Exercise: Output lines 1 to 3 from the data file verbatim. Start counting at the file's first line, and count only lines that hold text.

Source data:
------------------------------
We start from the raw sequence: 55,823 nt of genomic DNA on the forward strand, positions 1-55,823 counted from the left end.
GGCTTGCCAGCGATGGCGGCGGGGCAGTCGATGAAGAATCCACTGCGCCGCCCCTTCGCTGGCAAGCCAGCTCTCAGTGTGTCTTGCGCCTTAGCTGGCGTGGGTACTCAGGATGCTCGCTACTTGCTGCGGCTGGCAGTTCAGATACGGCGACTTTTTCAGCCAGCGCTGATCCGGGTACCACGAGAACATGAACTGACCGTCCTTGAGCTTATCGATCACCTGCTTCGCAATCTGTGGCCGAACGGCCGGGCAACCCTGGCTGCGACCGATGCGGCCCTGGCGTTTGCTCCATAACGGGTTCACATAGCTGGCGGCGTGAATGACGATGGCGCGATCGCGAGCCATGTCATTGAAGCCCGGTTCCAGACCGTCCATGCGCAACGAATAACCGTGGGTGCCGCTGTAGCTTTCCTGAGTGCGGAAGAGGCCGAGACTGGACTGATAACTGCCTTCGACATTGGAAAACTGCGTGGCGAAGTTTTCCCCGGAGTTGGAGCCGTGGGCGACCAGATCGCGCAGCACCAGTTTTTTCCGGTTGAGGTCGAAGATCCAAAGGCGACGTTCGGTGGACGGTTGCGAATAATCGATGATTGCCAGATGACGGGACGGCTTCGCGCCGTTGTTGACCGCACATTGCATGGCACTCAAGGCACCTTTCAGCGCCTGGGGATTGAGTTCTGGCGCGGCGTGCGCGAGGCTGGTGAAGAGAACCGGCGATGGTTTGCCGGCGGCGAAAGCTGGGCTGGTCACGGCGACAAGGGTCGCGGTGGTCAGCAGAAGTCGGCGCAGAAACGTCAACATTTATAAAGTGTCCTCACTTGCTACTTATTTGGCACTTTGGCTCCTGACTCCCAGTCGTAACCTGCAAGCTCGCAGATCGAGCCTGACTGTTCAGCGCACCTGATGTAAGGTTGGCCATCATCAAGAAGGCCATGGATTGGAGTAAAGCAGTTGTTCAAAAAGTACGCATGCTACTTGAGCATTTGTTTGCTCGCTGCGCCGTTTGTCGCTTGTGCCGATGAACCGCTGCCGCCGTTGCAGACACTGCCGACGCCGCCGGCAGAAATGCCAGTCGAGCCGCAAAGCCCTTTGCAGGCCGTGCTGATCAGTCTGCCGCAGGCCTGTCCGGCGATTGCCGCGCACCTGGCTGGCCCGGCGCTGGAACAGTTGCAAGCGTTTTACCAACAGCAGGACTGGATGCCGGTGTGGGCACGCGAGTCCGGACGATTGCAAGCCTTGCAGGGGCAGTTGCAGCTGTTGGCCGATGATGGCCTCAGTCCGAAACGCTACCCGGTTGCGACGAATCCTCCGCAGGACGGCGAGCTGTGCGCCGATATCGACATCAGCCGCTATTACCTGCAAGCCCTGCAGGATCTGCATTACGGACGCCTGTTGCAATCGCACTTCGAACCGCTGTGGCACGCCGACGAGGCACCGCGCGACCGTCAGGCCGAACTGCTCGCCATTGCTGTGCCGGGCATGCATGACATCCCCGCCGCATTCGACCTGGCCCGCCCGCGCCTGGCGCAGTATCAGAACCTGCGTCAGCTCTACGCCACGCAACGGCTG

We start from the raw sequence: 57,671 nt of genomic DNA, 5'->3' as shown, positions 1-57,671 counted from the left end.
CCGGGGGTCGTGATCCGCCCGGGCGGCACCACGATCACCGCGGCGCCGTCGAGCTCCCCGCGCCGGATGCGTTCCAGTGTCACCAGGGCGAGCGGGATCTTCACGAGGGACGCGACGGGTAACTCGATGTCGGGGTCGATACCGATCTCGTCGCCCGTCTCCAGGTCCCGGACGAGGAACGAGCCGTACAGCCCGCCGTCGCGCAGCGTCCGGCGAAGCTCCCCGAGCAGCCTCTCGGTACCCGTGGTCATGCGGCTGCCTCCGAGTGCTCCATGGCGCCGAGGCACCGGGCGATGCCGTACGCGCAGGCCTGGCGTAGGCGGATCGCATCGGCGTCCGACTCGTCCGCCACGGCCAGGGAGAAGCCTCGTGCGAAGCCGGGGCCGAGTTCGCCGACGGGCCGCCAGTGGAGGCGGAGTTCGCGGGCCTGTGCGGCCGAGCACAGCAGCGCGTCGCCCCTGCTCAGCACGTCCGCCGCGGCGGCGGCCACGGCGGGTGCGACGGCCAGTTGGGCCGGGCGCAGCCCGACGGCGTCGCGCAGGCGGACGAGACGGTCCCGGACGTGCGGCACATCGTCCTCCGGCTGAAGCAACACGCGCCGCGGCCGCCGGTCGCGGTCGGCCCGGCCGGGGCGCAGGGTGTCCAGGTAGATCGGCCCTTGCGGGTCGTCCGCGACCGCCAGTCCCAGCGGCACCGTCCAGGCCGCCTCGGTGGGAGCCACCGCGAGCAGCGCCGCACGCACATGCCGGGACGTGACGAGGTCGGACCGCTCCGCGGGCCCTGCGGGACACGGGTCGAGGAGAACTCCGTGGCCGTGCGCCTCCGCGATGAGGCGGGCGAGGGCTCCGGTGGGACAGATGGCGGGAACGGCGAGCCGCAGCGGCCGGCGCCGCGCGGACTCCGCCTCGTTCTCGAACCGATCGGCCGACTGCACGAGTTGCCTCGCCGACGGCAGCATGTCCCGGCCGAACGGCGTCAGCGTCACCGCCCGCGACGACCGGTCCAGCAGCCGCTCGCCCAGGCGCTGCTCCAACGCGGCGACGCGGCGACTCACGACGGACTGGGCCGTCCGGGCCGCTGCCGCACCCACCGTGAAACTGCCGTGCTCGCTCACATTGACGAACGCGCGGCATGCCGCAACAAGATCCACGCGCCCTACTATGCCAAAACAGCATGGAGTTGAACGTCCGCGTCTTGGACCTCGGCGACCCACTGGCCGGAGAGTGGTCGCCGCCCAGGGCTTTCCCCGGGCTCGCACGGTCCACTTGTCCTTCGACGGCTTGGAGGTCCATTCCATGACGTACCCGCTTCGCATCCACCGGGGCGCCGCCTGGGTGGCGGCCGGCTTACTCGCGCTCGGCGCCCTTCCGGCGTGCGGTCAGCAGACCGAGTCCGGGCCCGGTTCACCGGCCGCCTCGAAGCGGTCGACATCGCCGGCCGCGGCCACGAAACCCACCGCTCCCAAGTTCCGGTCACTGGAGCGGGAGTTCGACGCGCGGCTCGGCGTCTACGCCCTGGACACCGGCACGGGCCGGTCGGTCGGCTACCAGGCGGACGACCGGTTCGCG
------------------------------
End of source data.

We start from the raw sequence: 55,823 nt of genomic DNA on the forward strand, positions 1-55,823 counted from the left end.
GGCTTGCCAGCGATGGCGGCGGGGCAGTCGATGAAGAATCCACTGCGCCGCCCCTTCGCTGGCAAGCCAGCTCTCAGTGTGTCTTGCGCCTTAGCTGGCGTGGGTACTCAGGATGCTCGCTACTTGCTGCGGCTGGCAGTTCAGATACGGCGACTTTTTCAGCCAGCGCTGATCCGGGTACCACGAGAACATGAACTGACCGTCCTTGAGCTTATCGATCACCTGCTTCGCAATCTGTGGCCGAACGGCCGGGCAACCCTGGCTGCGACCGATGCGGCCCTGGCGTTTGCTCCATAACGGGTTCACATAGCTGGCGGCGTGAATGACGATGGCGCGATCGCGAGCCATGTCATTGAAGCCCGGTTCCAGACCGTCCATGCGCAACGAATAACCGTGGGTGCCGCTGTAGCTTTCCTGAGTGCGGAAGAGGCCGAGACTGGACTGATAACTGCCTTCGACATTGGAAAACTGCGTGGCGAAGTTTTCCCCGGAGTTGGAGCCGTGGGCGACCAGATCGCGCAGCACCAGTTTTTTCCGGTTGAGGTCGAAGATCCAAAGGCGACGTTCGGTGGACGGTTGCGAATAATCGATGATTGCCAGATGACGGGACGGCTTCGCGCCGTTGTTGACCGCACATTGCATGGCACTCAAGGCACCTTTCAGCGCCTGGGGATTGAGTTCTGGCGCGGCGTGCGCGAGGCTGGTGAAGAGAACCGGCGATGGTTTGCCGGCGGCGAAAGCTGGGCTGGTCACGGCGACAAGGGTCGCGGTGGTCAGCAGAAGTCGGCGCAGAAACGTCAACATTTATAAAGTGTCCTCACTTGCTACTTATTTGGCACTTTGGCTCCTGACTCCCAGTCGTAACCTGCAAGCTCGCAGATCGAGCCTGACTGTTCAGCGCACCTGATGTAAGGTTGGCCATCATCAAGAAGGCCATGGATTGGAGTAAAGCAGTTGTTCAAAAAGTACGCATGCTACTTGAGCATTTGTTTGCTCGCTGCGCCGTTTGTCGCTTGTGCCGATGAACCGCTGCCGCCGTTGCAGACACTGCCGACGCCGCCGGCAGAAATGCCAGTCGAGCCGCAAAGCCCTTTGCAGGCCGTGCTGATCAGTCTGCCGCAGGCCTGTCCGGCGATTGCCGCGCACCTGGCTGGCCCGGCGCTGGAACAGTTGCAAGCGTTTTACCAACAGCAGGACTGGATGCCGGTGTGGGCACGCGAGTCCGGACGATTGCAAGCCTTGCAGGGGCAGTTGCAGCTGTTGGCCGATGATGGCCTCAGTCCGAAACGCTACCCGGTTGCGACGAATCCTCCGCAGGACGGCGAGCTGTGCGCCGATATCGACATCAGCCGCTATTACCTGCAAGCCCTGCAGGATCTGCATTACGGACGCCTGTTGCAATCGCACTTCGAACCGCTGTGGCACGCCGACGAGGCACCGCGCGACCGTCAGGCCGAACTGCTCGCCATTGCTGTGCCGGGCATGCATGACATCCCCGCCGCATTCGACCTGGCCCGCCCGCGCCTGGCGCAGTATCAGAACCTGCGTCAGCTCTACGCCACGCAACGGCTG

We start from the raw sequence: 57,671 nt of genomic DNA, 5'->3' as shown, positions 1-57,671 counted from the left end.